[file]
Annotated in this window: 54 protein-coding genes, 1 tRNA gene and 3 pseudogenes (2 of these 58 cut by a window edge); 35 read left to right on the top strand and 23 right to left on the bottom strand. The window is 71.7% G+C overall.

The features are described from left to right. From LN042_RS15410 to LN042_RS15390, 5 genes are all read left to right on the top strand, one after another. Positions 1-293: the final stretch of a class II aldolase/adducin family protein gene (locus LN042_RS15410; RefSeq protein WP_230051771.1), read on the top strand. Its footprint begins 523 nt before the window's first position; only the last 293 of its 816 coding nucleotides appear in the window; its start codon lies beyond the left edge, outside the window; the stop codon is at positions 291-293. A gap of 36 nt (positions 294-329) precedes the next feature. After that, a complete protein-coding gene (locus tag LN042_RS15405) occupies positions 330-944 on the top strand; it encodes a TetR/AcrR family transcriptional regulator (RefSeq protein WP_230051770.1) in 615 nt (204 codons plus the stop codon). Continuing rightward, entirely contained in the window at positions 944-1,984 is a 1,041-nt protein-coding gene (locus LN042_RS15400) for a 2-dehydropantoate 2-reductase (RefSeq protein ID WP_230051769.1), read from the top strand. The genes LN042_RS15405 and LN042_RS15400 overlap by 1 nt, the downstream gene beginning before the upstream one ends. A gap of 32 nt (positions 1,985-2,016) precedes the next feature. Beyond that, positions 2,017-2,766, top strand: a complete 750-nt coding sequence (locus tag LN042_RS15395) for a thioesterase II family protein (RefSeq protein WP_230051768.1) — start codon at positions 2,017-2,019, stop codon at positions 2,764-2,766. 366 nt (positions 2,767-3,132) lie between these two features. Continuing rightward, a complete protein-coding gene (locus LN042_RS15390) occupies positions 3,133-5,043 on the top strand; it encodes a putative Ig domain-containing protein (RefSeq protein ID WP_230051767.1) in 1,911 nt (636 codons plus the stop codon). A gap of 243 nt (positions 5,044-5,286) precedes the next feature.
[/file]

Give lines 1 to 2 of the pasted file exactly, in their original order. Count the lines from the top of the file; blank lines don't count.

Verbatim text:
Annotated in this window: 54 protein-coding genes, 1 tRNA gene and 3 pseudogenes (2 of these 58 cut by a window edge); 35 read left to right on the top strand and 23 right to left on the bottom strand. The window is 71.7% G+C overall.

The features are described from left to right. From LN042_RS15410 to LN042_RS15390, 5 genes are all read left to right on the top strand, one after another. Positions 1-293: the final stretch of a class II aldolase/adducin family protein gene (locus LN042_RS15410; RefSeq protein WP_230051771.1), read on the top strand. Its footprint begins 523 nt before the window's first position; only the last 293 of its 816 coding nucleotides appear in the window; its start codon lies beyond the left edge, outside the window; the stop codon is at positions 291-293. A gap of 36 nt (positions 294-329) precedes the next feature. After that, a complete protein-coding gene (locus tag LN042_RS15405) occupies positions 330-944 on the top strand; it encodes a TetR/AcrR family transcriptional regulator (RefSeq protein WP_230051770.1) in 615 nt (204 codons plus the stop codon). Continuing rightward, entirely contained in the window at positions 944-1,984 is a 1,041-nt protein-coding gene (locus LN042_RS15400) for a 2-dehydropantoate 2-reductase (RefSeq protein ID WP_230051769.1), read from the top strand. The genes LN042_RS15405 and LN042_RS15400 overlap by 1 nt, the downstream gene beginning before the upstream one ends. A gap of 32 nt (positions 1,985-2,016) precedes the next feature. Beyond that, positions 2,017-2,766, top strand: a complete 750-nt coding sequence (locus tag LN042_RS15395) for a thioesterase II family protein (RefSeq protein WP_230051768.1) — start codon at positions 2,017-2,019, stop codon at positions 2,764-2,766. 366 nt (positions 2,767-3,132) lie between these two features. Continuing rightward, a complete protein-coding gene (locus LN042_RS15390) occupies positions 3,133-5,043 on the top strand; it encodes a putative Ig domain-containing protein (RefSeq protein ID WP_230051767.1) in 1,911 nt (636 codons plus the stop codon). A gap of 243 nt (positions 5,044-5,286) precedes the next feature.